I’ve divorced my wife after 30 years of marriage. When I retire and begin to receive Social Security benefits, does my ex-wife get half of my total benefit. In other words if I’m suppose to get $1,500 a month will she get $750 and I get $750. I need to know how much I will lose if any because she is filing for SS using my work income.

    • Ray F.

      Hello Robert, your ex-wife’s benefit as a divorced spouse can be equal to one-half of your full retirement amount -ONLY- if she starts receiving benefits at her full retirement age. Also, the amount of benefits your divorced spouse gets has no effect on the amount of benefits you may receive.
      We hope this information helps!

  5. Brad D.

    I get full benefits now. My wife will get full benefits in a few years. So we will be getting double full benefits. Then I die. Does she still get her full benefit AND still get my full benefit – i.e. she still gets double full benefits?

    • Ray F.

      Thank you for your question, Brad. The monthly benefit amount your wife would get as a widow is a percentage of your basic Social Security benefit. It also depends on her age, when she starts receiving those benefits.
      Also, keep in mind that while is possible for a person to be eligible to more than one benefit at the same time, we are only going to pay the highest benefit amount from either record – meaning that your wife will only be allowed to receive one payment.
      Visit our Survivors Planner: How Much Would Your Benefit Be? for more information on this topic. We hope this helps!

  6. Robin

    Why isn’t SS telling the whole truth regarding divorced spouse benefits. We I (the wife) make more than half of the husbands benefit, then I get nothing. That is not what SS is saying. So after weeks of research, I finally get told that. SS said I could receive some of the ex-husbands benefits if he dies before me. He makes about $700 more than I do. I thought I could receive some of his to increase mine, but no. Seems so unfair. I have also found out that men receive a larger benefit even though the wife made more than him.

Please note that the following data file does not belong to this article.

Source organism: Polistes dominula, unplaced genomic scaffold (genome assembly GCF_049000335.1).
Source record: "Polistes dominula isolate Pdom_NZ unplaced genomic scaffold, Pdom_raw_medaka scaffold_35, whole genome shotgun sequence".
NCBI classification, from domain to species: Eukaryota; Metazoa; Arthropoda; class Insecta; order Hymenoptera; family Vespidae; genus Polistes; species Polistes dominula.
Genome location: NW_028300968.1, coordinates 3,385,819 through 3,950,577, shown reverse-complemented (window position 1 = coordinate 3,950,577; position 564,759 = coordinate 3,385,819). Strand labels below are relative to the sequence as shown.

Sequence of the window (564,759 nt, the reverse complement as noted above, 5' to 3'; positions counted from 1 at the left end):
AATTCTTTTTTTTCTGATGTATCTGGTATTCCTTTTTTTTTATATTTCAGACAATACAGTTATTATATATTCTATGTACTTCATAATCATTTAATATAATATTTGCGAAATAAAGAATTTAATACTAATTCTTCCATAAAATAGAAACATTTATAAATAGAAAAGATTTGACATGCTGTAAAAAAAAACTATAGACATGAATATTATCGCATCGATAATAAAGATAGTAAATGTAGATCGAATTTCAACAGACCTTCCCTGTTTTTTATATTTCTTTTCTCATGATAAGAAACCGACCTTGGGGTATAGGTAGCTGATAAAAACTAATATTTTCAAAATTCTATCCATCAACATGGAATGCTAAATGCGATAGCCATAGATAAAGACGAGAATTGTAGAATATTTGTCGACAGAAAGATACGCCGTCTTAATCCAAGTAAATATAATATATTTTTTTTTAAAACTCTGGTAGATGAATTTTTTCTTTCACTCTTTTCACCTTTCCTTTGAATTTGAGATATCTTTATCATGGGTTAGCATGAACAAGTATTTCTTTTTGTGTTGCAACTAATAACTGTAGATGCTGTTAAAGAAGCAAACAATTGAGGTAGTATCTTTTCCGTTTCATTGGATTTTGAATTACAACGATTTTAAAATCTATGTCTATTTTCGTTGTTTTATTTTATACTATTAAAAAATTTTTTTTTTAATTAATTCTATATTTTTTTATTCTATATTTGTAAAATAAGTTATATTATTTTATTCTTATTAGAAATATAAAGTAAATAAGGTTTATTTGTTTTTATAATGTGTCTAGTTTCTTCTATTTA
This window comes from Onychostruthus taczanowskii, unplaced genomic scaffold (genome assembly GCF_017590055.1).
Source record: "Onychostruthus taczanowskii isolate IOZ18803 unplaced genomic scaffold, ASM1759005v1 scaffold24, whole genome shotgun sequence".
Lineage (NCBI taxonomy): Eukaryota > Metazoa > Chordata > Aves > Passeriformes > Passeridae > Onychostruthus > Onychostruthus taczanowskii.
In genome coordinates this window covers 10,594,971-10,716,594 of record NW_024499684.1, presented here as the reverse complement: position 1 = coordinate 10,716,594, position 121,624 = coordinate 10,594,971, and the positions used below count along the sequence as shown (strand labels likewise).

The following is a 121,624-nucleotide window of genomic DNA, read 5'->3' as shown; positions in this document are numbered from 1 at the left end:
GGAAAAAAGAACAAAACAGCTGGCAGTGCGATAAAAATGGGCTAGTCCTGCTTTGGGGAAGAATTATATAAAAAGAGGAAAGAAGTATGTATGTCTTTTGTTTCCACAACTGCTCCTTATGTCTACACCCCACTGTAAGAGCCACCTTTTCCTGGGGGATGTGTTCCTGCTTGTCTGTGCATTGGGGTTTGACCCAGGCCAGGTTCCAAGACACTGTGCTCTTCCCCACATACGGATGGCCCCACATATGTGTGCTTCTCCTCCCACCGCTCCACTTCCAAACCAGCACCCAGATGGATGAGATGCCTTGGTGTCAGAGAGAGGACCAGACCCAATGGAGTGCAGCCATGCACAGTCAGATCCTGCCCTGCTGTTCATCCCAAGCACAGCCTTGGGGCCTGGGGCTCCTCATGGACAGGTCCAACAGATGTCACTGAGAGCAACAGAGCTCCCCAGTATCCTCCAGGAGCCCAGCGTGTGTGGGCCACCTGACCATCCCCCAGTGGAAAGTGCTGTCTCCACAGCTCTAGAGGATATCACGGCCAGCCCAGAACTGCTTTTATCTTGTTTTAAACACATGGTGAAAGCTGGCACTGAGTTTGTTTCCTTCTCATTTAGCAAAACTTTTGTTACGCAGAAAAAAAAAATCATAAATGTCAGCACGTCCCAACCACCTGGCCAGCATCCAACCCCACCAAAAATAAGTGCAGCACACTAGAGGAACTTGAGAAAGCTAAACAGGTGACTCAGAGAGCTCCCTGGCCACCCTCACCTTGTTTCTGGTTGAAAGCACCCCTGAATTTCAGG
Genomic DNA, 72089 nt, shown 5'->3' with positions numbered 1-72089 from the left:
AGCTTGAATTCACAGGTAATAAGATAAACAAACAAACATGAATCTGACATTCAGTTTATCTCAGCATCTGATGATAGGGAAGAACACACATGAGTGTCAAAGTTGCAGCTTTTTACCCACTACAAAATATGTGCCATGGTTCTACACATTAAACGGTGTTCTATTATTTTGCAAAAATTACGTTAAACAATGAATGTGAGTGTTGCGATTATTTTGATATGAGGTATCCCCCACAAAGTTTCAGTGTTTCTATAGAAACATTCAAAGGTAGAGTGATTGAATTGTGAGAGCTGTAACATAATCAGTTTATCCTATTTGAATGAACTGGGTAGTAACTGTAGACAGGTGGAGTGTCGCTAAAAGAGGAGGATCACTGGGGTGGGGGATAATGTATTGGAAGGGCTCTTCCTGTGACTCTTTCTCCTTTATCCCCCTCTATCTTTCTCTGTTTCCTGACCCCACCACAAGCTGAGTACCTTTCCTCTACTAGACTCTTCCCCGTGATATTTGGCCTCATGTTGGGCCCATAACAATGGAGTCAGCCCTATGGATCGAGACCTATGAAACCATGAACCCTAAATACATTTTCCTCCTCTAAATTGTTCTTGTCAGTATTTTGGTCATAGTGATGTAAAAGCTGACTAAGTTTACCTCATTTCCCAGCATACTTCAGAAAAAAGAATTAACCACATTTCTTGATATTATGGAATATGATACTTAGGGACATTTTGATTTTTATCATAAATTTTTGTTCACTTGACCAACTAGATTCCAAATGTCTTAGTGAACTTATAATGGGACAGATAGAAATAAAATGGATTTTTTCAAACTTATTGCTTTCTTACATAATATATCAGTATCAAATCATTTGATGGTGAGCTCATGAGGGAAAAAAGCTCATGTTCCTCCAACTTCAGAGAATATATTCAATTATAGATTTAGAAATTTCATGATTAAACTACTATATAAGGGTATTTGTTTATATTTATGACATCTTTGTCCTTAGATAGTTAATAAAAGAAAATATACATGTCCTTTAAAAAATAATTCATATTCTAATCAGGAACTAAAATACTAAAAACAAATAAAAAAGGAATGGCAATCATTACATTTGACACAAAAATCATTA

7. Ron M.

    Really a question–
    My wife will start in a few months drawing her social security at 62.
    My Social security will be higher than hers.
    If and when I pass does she then receive an increase in her social security to the amount I was receiving ?

  8. Jeanette D.

    I am 62, currently unemployed for the last year. I do not have a disability. If I do not draw SS benefits and do not work, will by benefits increase at 66 and 2 months, even if I did not work? I would live off of retirement savings and 1 small rental property. Income is $650 for rental and $200,000 in retirement investments. I still owe $34,000 on my home mortgage. What would you advise? Also, I am single.

    • Ray F.

      Hello, Jeanette. The decision on when to file is a personal one. We can only provide you with the information to help you make the best choice according to your own situation.
      Our Retirement Estimator is exactly the calculator you are looking for! It gives you future estimates of your monthly Social Security benefits based on your actual Social Security earnings record.
      In addition, we have a variety of other calculators to help you plan for the future. Which calculator you choose depends on what you want to do. Also, we suggest that you can create a my Social Security account. With your personal my Social Security account, you can verify your earnings, get your Social Security Statement, and much more. Happy planning!
      You can call our toll free number at 1-800-772-1213 for further assistance. Representatives are available Monday through Friday, between 7 a.m. and 7 p.m. We hope this information helps!

  9. Cos C.

    My wife and I are both 62. She is planning on starting her SS withdrawals next year at 63, but I am planning to wait until FRA. Will she still have access to my full spousal benefit when I reach FRA or will the spousal benefit be discounted since she started her withdrawal prior to her FRA?

    • Ray F.

      Thank you for your question Cos. If a person begins to receive benefits at age 62 or prior to their full retirement age, their benefits are reduced. The reduction factors are permanently applied to all of the benefits the person may qualify for. Your wife may still be eligible to collect reduced benefits on your record when you apply. Remember, if someone is eligible for both, his or her own benefit and for benefits as a spouse, we always pay their own first. If their spousal benefits are higher than their own retirement benefits, he or she will get a combination of benefits equaling the higher spouse benefit. Please visit our Retirement Planner: Benefits For Your Spouse for more information.

  10. Suzanne S.

    I would like to know more about what you think about when a single never married woman should take their Social Security benefits.

    Thank you,

Comments are closed.